Also, the state permits counties to enact local laws allowing patients and caregivers to exceed state cultivation and possession limits.

Voluntary ID card program

In 2003, then-Gov. Gray Davis signed SB 420, legislation that requires the state Department of Health Services to set up a voluntary identification card program and procedures so a qualified patient with a card can use marijuana medically.

'We got handed a soup sandwich in the way of guidelines and ways to enforce it,' said Santa Rosa Police Lt. Jerry Briggs. 'I don't believe all the people in California envisioned a law being implemented with the way this is being implemented with ID cards being fraudulent, or secondary sales outside cannabis clubs.'

In May, seven counties are set to embark on a state identification card pilot program that will likely go into effect permanently in August. County health departments would be responsible for setting fees for the cards, which will have the patients' pictures and ID numbers on them.

The cards would supersede identification cards given out by medical marijuana dispensaries. At the same time a county could contract with an organization, like Schwarz's for example, to distribute cards for it.

Department of Health Services spokeswoman Norma Arceo said the identification number would link into a statewide database accessible to law enforcement agencies.

The bill also requires the attorney general to develop and adopt guidelines to ensure the security and non-diversion of marijuana grown for medical use. The attorney general would also be responsible for clarifying possession and cultivation limits.

In Ventura County, a qualified patient can have no more than eight ounces of dried marijuana and six mature plants or 12 immature plants, or whatever limit their doctor's recommendation sets. This is in line with the possession levels set by SB 420.

'The law is clear for what is permitted for people who need this material at the county level,' Chief Deputy District Attorney Jeff Bennett said. 'I think the confusion is at the state level, where they need to clarify dispensing and possessing, and using marijuana is still a violation of federal law.'

That is something Simpson is keenly aware of. Like many proponents and opponents of medical marijuana, he is waiting for the U.S. Supreme Court to render its decision in the Raich-Monson v. Ashcroft case, which challenges the federal government's authority to supersede state law.

'If the Supreme Court rules in favor of Raich-Monson, I should like to move forward,' Simpson wrote in a letter dated April 5 to the Simi Valley City Council members. 'If the court rules in favor of Mr. Ashcroft, you may disregard my inquiry.'

Simpson's approach of going to city leaders first in search of approval before opening his dispensary is unusual, observers said.

In the majority of cases, dispensary operators pull general business licenses and then open up shop, to the chagrin of city leaders. Simpson's tactic may be rare, but it is not unprecedented.

Shortly after Proposition 215's passage, officials in West Hollywood, along with representatives of the Los Angeles County Sheriff's Department and the Los Angeles County District Attorney's Office, created regulations with the founders of the Los Angeles Cannabis Resource Center.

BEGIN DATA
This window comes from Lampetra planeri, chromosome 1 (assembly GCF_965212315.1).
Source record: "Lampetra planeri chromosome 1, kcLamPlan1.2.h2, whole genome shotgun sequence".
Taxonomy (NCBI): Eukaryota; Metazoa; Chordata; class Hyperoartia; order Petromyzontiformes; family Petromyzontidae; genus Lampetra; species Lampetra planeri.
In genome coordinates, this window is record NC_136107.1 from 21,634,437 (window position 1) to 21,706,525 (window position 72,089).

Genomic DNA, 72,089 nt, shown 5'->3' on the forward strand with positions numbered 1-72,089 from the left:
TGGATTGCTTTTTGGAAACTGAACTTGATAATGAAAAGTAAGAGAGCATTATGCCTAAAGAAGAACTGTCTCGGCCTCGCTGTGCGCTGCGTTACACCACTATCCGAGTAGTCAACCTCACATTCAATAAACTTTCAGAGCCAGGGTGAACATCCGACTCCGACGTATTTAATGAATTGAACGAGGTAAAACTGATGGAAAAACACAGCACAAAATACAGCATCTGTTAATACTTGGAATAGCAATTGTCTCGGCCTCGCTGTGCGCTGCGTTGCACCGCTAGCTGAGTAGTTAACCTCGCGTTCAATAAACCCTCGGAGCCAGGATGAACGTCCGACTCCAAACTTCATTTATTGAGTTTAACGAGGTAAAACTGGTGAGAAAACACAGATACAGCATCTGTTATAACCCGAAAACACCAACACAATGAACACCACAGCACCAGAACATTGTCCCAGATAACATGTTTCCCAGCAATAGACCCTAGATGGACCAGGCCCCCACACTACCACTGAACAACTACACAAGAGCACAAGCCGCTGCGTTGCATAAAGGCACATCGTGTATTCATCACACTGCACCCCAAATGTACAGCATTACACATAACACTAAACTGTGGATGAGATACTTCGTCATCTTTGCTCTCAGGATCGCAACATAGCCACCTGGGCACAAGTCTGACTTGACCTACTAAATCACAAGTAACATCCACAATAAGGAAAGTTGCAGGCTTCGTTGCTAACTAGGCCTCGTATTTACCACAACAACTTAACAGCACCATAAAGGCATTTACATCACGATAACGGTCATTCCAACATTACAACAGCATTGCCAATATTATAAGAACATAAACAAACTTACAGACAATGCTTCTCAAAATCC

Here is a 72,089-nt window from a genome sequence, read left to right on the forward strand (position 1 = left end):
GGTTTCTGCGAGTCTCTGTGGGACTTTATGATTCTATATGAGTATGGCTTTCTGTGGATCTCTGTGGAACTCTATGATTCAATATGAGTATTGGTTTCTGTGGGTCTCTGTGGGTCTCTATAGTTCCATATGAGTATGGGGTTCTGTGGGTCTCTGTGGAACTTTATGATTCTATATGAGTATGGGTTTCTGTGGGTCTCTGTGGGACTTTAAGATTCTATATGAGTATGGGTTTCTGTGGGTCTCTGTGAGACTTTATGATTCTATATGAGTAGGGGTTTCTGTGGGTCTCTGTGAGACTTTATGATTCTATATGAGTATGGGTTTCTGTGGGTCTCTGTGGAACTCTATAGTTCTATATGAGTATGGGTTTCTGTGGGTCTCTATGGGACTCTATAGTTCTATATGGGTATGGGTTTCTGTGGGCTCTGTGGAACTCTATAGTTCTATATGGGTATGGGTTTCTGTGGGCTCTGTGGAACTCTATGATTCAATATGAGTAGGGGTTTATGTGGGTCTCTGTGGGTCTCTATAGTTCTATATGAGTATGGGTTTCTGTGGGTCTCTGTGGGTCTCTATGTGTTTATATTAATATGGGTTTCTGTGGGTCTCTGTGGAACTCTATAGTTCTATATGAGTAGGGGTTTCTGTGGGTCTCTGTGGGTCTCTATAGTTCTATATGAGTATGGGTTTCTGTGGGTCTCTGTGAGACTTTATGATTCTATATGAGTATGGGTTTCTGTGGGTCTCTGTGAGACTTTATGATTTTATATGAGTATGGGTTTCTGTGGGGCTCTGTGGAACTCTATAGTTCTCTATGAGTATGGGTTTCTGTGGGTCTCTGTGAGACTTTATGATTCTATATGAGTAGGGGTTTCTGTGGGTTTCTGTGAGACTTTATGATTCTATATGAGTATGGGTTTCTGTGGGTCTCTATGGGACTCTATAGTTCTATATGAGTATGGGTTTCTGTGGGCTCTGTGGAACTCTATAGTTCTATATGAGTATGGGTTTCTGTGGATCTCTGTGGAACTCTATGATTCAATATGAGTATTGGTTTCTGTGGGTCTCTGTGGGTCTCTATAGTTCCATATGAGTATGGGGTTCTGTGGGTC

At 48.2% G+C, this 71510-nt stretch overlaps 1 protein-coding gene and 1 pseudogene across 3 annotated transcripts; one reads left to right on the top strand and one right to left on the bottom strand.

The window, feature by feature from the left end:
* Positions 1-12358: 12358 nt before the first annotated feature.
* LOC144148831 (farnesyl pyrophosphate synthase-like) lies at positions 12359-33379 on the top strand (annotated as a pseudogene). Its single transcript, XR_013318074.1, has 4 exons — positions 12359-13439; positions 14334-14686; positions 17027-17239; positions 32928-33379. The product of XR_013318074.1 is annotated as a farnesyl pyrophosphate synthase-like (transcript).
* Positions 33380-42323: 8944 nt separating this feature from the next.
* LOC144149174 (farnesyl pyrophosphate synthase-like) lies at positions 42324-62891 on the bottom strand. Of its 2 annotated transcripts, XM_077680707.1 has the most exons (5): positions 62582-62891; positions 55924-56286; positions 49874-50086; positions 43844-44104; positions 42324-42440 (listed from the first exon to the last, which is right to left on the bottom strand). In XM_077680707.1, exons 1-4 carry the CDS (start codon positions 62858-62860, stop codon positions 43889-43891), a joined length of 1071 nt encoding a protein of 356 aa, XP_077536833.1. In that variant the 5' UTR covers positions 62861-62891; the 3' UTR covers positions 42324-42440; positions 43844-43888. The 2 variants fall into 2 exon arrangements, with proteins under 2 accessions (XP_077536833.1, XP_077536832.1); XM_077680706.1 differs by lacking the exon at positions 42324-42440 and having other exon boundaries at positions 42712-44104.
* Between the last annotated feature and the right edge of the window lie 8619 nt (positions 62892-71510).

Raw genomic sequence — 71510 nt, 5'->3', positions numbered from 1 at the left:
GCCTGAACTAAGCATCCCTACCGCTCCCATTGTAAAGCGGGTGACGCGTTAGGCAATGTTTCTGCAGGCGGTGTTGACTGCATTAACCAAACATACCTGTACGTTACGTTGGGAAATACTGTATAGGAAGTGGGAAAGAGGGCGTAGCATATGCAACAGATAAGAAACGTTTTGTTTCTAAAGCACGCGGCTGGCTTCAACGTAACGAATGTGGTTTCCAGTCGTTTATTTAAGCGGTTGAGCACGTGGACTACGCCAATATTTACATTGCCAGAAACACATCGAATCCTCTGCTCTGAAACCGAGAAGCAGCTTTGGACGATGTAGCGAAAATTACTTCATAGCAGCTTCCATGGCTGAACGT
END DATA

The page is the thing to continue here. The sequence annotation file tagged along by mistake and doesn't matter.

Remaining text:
Only qualified patients

The agreement called for only qualified patients to receive marijuana, quarterly checks of physician notes, accurate record-keeping and the right of sheriff's deputies to enter the facility without a warrant. The center also received money from the city to help buy its building.

The center operated smoothly for five years and served as a model of a city-law enforcement dispensary partnership, outgoing West Hollywood Mayor John Duran said.

That is, until two weeks after 9/11, when federal agents raided and shut down the club. Dispensary members were prosecuted as drug traffickers and placed on probation.

Seven unregulated dispensaries sprang up in the vacuum.

Some have posted armed guards outside of their facilities for fear of robberies.

Neighbors have complained about a host of problems coming from the clubs, including increased traffic and parking issues and drug dealing.

'All the conservative beliefs of local control and states' rights were upended by the Bush administration,' Duran said. 'Instead of having one well-regulated club, we have seven unregulated clubs.'

West Hollywood's City Council approved a moratorium on dispensaries earlier this year and recently extended it to figure out ways to govern them.

The federal government 'opened Pandora's Box,' Duran said. 'They left me holding a public safety nightmare.'

Bay Area's 'Oaksterdam'

Perhaps most notable for its reputation as a haven for dispensaries is Oakland, which earned the nickname 'Oaksterdam,' a riff on Amsterdam, where the sale of marijuana is legal.

The name is a bit unfair now because the city clamped down on pot clubs, forcing them out and inadvertently pushing them over the bridge into San Francisco. Rules governing dispensaries were reconstituted. Now only four are permitted to operate in the city.

Oakland Police Lt. Ed Poulson works in downtown, where dispensaries flourished. He said there were no significant jumps in serious crimes at the clubs but the 'quality of life really deteriorated.' Along with clients suffering from diseases, there were 'these kids whose only illness is they are stressed out about the SATs,' buying pot illegally.

'It had that bad feel in the area. It was unmistakable,' he said. 'The council reined in this abundant growth of pot clubs. I think the best thing was we made them spread out. Before we had clubs on one block. Once we spread them out there wasn't that large concentration.'

The area in downtown Oakland has since been revitalized.

Barbara Killey, who oversees dispensary permits in the city, said that since the new rules went into effect, she has received two complaints about dispensaries, or 'far less than what I get for bingo halls.'

Poulson is still skeptical.

'I think departments, in my view, they need to see how big their population of medical marijuana users is and then figure out how many clubs there should be,' he said.

As far as Simpson is concerned, 'Only one dispensary is necessary in Simi Valley.'